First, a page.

The Taylor regime produced one ECAC title, six Ivy League champions, 19 ECAC playoff teams, a pair of 20-win seasons and many professional skaters. Taylor, the 1997-98 Spencer Penrose Award winner as the American Hockey Coaches Association Coach of the Year, was a three-time (1986-87, 1991-92, 1997-98) ECAC Coach of the Year and a two-time (1991-92, 1997-98) New England Coach of the Year. He coached all six of Yale's Hobey Baker Award finalists.
Taylor's 1985-86 squad (20-10), which was his best until 1997-98, shattered 16 team and individual records, beat defending national champion RPI twice, upset national finalist Harvard and climbed as high as No. 4 in the national rankings. It took a 3-2 double overtime loss to Cornell in a classic ECAC semifinal to stop the Elis.
"He coached with passion, integrity and class, and he lived his life that way. It was a privilege to have him as a coach, mentor and friend," said Dave Baseggio '89, a former Bulldog defenseman who has played and coaches in pro hockey.
In addition to his role with the '94 Olympic Team, Taylor (who passed Murray Murdoch on the Yale hockey coaching victory list with his 279th on Dec. 4, 2001) had a number of important international assignments, including a role as assistant general manager and assistant coach for the 1984 U.S. Olympic team. He served as head coach of the U.S. National Team at the International Ice Hockey Federation World Championships four straight years in the 90's, in addition to leading Team USA to its best finish in the 1991 Canada Cup. Taylor, an assistant in the Canada Cup, took over Team USA after Bob Johnson became ill and led the Americans to a second-place finish. A two-time assistant for the U.S. National Team (1981 and 1983), Taylor also led the South to a silver medal in the 1987 Olympic Sports Festival.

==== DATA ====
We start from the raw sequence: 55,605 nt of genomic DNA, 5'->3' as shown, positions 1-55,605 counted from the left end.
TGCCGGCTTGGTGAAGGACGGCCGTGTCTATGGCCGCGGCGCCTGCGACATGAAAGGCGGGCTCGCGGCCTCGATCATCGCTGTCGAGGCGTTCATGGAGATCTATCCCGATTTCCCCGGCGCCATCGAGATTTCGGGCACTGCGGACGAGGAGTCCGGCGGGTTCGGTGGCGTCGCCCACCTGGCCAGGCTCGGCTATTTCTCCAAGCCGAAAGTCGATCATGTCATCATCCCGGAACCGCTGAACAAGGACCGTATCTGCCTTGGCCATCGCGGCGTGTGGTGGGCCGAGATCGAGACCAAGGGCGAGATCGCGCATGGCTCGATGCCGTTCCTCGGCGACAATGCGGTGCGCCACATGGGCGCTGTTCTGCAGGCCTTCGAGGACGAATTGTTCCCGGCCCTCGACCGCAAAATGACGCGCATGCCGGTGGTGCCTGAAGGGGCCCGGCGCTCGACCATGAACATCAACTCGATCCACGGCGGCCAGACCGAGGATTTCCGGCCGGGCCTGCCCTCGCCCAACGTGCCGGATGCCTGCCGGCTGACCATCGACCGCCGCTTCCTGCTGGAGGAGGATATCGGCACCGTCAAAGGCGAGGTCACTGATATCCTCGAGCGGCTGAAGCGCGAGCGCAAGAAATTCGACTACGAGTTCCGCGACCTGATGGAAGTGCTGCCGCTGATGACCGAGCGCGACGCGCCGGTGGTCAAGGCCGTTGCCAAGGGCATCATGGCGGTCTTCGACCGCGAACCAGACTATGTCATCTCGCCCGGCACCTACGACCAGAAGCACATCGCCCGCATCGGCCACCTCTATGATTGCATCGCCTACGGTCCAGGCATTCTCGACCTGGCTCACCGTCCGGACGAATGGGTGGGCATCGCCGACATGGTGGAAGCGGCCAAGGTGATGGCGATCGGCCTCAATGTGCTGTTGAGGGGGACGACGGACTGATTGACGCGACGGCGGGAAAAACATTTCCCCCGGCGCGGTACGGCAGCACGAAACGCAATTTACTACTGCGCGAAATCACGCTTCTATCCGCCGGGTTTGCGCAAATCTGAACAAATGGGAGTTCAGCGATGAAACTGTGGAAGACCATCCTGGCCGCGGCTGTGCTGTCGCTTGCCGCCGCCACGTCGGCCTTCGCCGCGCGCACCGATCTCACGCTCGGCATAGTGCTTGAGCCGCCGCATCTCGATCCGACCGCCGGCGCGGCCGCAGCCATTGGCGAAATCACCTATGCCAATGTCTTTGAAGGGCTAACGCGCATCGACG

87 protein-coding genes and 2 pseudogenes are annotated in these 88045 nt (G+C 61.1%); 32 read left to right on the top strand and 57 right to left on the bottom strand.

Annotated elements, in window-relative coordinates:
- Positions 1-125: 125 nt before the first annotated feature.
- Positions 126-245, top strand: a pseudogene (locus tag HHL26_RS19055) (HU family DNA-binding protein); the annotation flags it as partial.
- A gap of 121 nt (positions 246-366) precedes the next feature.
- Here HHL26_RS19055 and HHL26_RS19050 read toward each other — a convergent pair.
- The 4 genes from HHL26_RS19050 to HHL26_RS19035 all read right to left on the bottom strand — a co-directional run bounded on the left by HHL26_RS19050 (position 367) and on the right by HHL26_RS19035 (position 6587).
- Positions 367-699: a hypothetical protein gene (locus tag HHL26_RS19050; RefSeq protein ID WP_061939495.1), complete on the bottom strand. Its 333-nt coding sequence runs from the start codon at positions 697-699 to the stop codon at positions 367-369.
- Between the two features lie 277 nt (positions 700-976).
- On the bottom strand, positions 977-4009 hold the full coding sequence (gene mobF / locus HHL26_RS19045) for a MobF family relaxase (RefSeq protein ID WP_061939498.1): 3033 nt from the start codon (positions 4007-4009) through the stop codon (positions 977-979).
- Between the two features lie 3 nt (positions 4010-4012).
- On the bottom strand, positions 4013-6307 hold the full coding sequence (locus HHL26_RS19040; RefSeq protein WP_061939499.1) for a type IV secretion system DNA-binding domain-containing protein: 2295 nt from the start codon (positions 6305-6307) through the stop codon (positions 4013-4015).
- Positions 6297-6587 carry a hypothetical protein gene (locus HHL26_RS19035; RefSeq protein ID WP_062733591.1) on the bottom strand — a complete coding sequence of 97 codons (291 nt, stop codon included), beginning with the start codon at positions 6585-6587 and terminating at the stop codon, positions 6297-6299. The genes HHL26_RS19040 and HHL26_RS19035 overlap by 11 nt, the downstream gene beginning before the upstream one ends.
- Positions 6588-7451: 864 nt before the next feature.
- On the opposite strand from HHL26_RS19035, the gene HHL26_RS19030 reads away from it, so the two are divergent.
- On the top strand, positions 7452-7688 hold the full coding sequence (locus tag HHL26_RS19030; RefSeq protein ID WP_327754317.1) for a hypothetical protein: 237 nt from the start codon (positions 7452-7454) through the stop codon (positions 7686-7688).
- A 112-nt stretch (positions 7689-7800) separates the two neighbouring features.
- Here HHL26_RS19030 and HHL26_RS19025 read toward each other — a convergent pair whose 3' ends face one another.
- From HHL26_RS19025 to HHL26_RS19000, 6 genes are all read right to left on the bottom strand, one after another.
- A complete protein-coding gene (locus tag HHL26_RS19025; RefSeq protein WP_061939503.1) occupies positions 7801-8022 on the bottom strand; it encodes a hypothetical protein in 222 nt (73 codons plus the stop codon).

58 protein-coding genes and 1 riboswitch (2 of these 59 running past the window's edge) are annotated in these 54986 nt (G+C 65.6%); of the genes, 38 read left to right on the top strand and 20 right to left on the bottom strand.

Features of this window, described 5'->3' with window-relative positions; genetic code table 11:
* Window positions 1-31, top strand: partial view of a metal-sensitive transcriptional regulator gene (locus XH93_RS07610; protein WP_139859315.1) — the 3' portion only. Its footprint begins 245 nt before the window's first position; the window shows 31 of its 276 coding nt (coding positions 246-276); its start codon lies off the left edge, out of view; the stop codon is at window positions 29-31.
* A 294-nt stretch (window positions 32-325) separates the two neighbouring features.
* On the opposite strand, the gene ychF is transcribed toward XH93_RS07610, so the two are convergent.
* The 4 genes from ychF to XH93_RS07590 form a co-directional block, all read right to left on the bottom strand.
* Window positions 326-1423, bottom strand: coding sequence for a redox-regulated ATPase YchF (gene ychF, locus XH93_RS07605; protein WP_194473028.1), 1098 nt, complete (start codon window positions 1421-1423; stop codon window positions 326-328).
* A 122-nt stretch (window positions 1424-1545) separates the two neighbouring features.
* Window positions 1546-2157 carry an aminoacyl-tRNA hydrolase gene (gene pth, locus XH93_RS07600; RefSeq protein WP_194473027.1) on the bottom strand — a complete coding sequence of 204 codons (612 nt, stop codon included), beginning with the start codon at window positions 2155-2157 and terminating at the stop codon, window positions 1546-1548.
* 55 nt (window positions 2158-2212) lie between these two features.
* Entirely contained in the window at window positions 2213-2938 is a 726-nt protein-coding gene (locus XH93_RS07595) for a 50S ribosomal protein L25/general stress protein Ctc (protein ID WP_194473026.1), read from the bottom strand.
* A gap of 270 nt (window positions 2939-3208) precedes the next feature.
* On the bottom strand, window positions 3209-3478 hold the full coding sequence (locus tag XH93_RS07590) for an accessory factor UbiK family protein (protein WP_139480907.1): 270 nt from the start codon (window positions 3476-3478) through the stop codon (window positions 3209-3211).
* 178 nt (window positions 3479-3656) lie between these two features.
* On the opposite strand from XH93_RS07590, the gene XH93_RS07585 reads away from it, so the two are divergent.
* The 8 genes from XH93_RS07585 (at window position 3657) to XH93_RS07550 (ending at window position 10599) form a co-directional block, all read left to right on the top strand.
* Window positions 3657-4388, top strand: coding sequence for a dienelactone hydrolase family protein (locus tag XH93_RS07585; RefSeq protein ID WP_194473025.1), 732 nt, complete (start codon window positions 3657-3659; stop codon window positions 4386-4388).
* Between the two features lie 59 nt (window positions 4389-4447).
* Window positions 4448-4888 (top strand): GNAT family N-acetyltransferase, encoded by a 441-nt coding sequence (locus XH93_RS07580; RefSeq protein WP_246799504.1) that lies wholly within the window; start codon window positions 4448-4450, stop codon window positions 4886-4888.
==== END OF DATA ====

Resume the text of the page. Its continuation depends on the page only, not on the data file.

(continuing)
Keith Allain, a Taylor disciple who played for the legend, came back to coach with him at Yale and then replaced his mentor in 2006.
"Tim was so many things to me. First a coach, then a boss and mentor and later a peer," said Allain, who led the Bulldogs to their first national championship two weeks ago. "But most importantly, he was a friend. He has had a positive impact on so many people's lives, and I am fortunate to be one of them."
Taylor (337-433-55 career record at Yale), the recipient of USA Hockey's 2006 Distinguished Achievement Award, was a 1963 Harvard graduate. He spent seven years as an assistant at his alma mater before becoming Yale's 10th head coach. He captained the 1963 Crimson team that won the Ivy League and the ECAC championships, and tallied 46 goals and 33 assists for 79 career points in 68 games. Taylor, the recipient of the Angier Trophy for most improved Harvard player his junior season, made the U.S. national team in 1965 and 1967.
"I can only hope that my sons will be so lucky to have a coach/mentor in their lives like Tim Taylor," said Emmons. "As I played after Yale, it was a great feeling when people in hockey would always say, 'oh yeah, you played for Tim'".
filed by Steve Conn, Yale Sports Publicity Director